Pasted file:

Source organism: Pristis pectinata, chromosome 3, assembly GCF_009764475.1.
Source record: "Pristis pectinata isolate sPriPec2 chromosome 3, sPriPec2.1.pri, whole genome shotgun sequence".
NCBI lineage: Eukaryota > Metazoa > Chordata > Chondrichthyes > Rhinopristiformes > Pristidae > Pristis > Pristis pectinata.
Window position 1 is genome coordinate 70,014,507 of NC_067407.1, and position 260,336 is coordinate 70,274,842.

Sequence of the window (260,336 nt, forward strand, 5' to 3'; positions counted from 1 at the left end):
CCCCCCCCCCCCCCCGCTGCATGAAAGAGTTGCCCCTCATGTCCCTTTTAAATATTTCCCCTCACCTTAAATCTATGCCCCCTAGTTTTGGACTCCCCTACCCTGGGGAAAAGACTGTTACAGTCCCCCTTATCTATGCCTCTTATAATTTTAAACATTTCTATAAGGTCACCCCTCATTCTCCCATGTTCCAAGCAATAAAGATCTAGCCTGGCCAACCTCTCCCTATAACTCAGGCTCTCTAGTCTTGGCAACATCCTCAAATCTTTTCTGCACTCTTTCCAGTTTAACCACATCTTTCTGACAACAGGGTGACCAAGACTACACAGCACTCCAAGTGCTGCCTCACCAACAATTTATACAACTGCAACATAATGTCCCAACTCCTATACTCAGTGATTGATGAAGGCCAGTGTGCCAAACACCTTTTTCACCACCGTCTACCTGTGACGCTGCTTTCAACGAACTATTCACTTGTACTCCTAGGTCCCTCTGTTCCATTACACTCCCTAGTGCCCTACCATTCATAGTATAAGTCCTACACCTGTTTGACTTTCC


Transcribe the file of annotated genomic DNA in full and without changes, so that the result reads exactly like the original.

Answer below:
Source organism: Pristis pectinata, chromosome 3, assembly GCF_009764475.1.
Source record: "Pristis pectinata isolate sPriPec2 chromosome 3, sPriPec2.1.pri, whole genome shotgun sequence".
NCBI lineage: Eukaryota > Metazoa > Chordata > Chondrichthyes > Rhinopristiformes > Pristidae > Pristis > Pristis pectinata.
Window position 1 is genome coordinate 70,014,507 of NC_067407.1, and position 260,336 is coordinate 70,274,842.

Sequence of the window (260,336 nt, forward strand, 5' to 3'; positions counted from 1 at the left end):
CCCCCCCCCCCCCCCGCTGCATGAAAGAGTTGCCCCTCATGTCCCTTTTAAATATTTCCCCTCACCTTAAATCTATGCCCCCTAGTTTTGGACTCCCCTACCCTGGGGAAAAGACTGTTACAGTCCCCCTTATCTATGCCTCTTATAATTTTAAACATTTCTATAAGGTCACCCCTCATTCTCCCATGTTCCAAGCAATAAAGATCTAGCCTGGCCAACCTCTCCCTATAACTCAGGCTCTCTAGTCTTGGCAACATCCTCAAATCTTTTCTGCACTCTTTCCAGTTTAACCACATCTTTCTGACAACAGGGTGACCAAGACTACACAGCACTCCAAGTGCTGCCTCACCAACAATTTATACAACTGCAACATAATGTCCCAACTCCTATACTCAGTGATTGATGAAGGCCAGTGTGCCAAACACCTTTTTCACCACCGTCTACCTGTGACGCTGCTTTCAACGAACTATTCACTTGTACTCCTAGGTCCCTCTGTTCCATTACACTCCCTAGTGCCCTACCATTCATAGTATAAGTCCTACACCTGTTTGACTTTCC